“Their new technology is so good at doing this they’ve developed a stranglehold on a niche within the ‘$59 computer’ market…
“‘After unsuccessful attempts by nearly a dozen other companies, the results from implementing [this company’s] solution were both effective and dramatic,’ said Stuart Ross, President and CEO of a private ‘$59 computer’ company.
“‘It’s like having a license to print money,’ said Dave Kochbeck, Director of Technology at Friendster, a privately owned social networking site in Sydney.
“In the technology world, if you have something valuable, you’d better build a moat around it.
“That’s exactly what this tiny little firm has done.
“They’ve received SIXTEEN patents in total—seven in the past year alone:
“November 26, 2009
“October 20, 2009
“September 1, 2009
“July 14, 2009
“June 30, 2009
“February 12, 2009
“February 10, 2009
“Because this technology is so valuable…
“This tiny company’s been lining up contracts with major ‘$59 computer’ players – Hewlett-Packard, Microsoft, Motorola, and Sony, to name a few.”
So who is it? Well, we can throw all that info into the mighty, mighty Thinkolator, and out the other end comes the answer:
Internap Network Services (INAP)
Why Internap? Well, those two quotes in the teaser are from customer testimonials that INAP includes on their own website, so that’s pretty solid confirmation. And the company and its employees and officers probably hold a lot more than 16 patents, but Internap did receive patents on those dates given — at least a half dozen or so of them, I didn’t check each one. And no, I don’t understand much of the actual patent language (September 1’s patent, for example, was for “topology aware route control” to help route data in networks).
And that’s a large amount of what Internap does — they run data centers and provide content delivery network (CDN) and other IP services that try to make data routing faster and more reliable, much like other companies do (including Akamai, which is the giant of the CDN business and a stock I’ve profiled for the Irregulars as well as an oft-teased Motley Fool pick). I don’t know a lot about INAP, but they seem to be effectively a turnaround story in a business where investors have been fairly cautious over the past year.
Part of Internap’s turnaround strategy is a move to do less reselling of data center services and start providing more of those services themselves — which means building up their data center footprint, something they’re trying to do over the next year or so (there’s a quick article about this strategy here, and they went into more detail in their last conference call, you can read the 3Q transcript here). There may be reason for some skepticism about INAP and their expansion and strategic plans, at least if you’ve been following them for a while — INAP is a new stock for me, but they’ve tried to remake themselves and refocus before, as this fairly critical article details from Nortia Research.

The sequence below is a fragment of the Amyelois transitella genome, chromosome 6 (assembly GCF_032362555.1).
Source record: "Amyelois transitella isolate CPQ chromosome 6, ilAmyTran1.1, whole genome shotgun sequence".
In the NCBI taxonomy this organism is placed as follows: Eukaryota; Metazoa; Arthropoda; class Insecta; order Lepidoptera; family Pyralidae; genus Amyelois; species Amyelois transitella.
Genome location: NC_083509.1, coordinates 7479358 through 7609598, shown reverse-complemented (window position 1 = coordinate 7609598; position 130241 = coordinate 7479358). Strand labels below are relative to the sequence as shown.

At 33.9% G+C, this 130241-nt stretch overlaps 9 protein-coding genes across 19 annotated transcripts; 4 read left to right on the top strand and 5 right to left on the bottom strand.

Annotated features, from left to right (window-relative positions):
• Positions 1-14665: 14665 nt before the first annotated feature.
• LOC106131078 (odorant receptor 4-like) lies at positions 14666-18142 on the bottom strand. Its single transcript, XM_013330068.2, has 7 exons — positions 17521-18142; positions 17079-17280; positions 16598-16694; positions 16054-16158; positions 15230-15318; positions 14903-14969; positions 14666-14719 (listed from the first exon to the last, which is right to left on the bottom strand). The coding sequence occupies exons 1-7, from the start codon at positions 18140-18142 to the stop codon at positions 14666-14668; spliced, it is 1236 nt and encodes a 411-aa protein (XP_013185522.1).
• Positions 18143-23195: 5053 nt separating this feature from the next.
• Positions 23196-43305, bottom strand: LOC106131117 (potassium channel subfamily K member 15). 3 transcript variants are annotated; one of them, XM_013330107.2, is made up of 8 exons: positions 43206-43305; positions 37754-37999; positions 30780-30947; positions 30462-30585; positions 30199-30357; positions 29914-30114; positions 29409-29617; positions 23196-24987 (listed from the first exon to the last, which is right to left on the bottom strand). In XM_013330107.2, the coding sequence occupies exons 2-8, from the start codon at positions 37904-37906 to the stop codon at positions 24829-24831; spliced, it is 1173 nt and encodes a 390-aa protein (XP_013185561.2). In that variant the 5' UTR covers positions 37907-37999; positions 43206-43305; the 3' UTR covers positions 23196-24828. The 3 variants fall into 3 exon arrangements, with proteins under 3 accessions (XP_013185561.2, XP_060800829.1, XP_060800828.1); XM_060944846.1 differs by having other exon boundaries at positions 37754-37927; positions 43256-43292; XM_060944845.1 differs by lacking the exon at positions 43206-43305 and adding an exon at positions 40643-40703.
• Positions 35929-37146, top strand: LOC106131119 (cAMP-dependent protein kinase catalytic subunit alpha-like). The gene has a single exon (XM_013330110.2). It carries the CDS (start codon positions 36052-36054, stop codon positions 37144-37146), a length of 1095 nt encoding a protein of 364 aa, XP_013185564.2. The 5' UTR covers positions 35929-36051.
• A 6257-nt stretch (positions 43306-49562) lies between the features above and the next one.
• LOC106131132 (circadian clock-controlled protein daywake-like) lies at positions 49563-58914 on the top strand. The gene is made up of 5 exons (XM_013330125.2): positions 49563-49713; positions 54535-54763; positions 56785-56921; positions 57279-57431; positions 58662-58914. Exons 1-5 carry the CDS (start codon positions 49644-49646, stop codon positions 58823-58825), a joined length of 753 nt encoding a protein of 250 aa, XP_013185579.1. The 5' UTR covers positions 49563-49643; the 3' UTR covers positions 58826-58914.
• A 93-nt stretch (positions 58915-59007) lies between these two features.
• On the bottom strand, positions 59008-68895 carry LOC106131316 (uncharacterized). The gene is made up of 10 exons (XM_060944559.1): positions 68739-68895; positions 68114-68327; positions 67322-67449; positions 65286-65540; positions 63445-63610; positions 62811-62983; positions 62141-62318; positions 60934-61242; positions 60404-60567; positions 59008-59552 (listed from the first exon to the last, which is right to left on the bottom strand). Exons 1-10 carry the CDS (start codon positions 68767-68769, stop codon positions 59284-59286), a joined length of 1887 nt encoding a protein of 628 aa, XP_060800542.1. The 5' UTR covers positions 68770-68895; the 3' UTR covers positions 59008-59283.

And just as an FYI, some of my readers might be interested to know that Weiss Research is actually an INAP customer, and allowed their name to be used in press releases — they use INAP for their video distribution, all those “special events” that they invite you to attend online.
So … is Internap the heretofore unseen winner in cloud computing-related stocks? They do have patents and services in data routing and deliverability, but I have no way of judging whether their technology or services are any better than anyone else’s, and the industry is getting more competitive in just about every segment these days. There is often chatter about a possible takeover of Internap, in part because they have a nice big chunk of tax losses built up over their many years of unprofitable operations, but that’s rarely a good enough reason to speculate — if you do decide that Internap is for you, it will probably be because you’ve got some faith in their turnaround plan and think it’s cheap enough to take a chance. Internap does trade at a low price/book valuation of 1.2, but that’s probably largely due to goodwill on the balance sheet — they made a big acquisition of VitalStream back in 2006 to get into the CDN business, a buy that cost them more than $200 million (and might now be laden with some regret), which is awfully close to their current market cap.
Internap hasn’t exactly been building wealth for investors to this point, but if it is going to be a big cloud computing winner it’s at least running a bit below the radar — it’s not just Barron’s that failed to include INAP, I don’t think I’ve seen any other high profile analysis that looks at INAP as a high potential “cloud” play, though obviously any company that does internet routing, content delivery, and data center hosting is, technically, worthy of being called a “cloud computing” company (there are a lot of companies offering these and similar services, Dan Rayburn maintains a list of the CDN companies, at least, on his website here if you’re curious about researching some of the other firms).
Think INAP is worthy of a gamble as they attempt to turn the business around and leverage their technology? Do the Phase 1 folks have a beauty here, or a beast? Let us know what you think with a comment below.